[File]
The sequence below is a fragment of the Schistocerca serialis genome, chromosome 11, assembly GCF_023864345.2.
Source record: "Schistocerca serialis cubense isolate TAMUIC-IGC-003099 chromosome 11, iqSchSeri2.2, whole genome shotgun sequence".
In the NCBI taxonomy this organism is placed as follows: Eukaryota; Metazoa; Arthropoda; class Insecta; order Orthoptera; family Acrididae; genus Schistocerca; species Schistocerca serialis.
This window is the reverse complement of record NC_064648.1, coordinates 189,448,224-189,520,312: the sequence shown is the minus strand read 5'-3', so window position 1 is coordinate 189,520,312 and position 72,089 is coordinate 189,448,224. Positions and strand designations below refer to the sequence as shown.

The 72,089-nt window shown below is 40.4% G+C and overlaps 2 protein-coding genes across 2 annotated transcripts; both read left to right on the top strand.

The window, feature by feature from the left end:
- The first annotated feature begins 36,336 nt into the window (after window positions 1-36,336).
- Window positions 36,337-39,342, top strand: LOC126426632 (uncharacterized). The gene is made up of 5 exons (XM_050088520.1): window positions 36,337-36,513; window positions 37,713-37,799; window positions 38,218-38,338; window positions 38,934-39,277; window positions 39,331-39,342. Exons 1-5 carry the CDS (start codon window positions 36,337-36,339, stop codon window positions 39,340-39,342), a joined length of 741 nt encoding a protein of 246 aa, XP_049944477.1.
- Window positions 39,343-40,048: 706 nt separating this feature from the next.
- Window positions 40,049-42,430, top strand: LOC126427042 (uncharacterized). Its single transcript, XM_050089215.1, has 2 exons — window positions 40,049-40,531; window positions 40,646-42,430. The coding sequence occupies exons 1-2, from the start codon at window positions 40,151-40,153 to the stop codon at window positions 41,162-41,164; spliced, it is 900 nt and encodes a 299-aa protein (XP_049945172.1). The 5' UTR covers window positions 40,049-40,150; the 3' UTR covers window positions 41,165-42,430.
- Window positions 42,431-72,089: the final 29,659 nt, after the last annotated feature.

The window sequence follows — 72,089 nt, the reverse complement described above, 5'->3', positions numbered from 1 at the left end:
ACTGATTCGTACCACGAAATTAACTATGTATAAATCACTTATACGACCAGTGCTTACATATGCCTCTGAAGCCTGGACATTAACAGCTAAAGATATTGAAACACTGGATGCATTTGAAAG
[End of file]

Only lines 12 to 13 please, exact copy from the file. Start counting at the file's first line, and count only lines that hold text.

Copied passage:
The window sequence follows — 72,089 nt, the reverse complement described above, 5'->3', positions numbered from 1 at the left end:
ACTGATTCGTACCACGAAATTAACTATGTATAAATCACTTATACGACCAGTGCTTACATATGCCTCTGAAGCCTGGACATTAACAGCTAAAGATATTGAAACACTGGATGCATTTGAAAG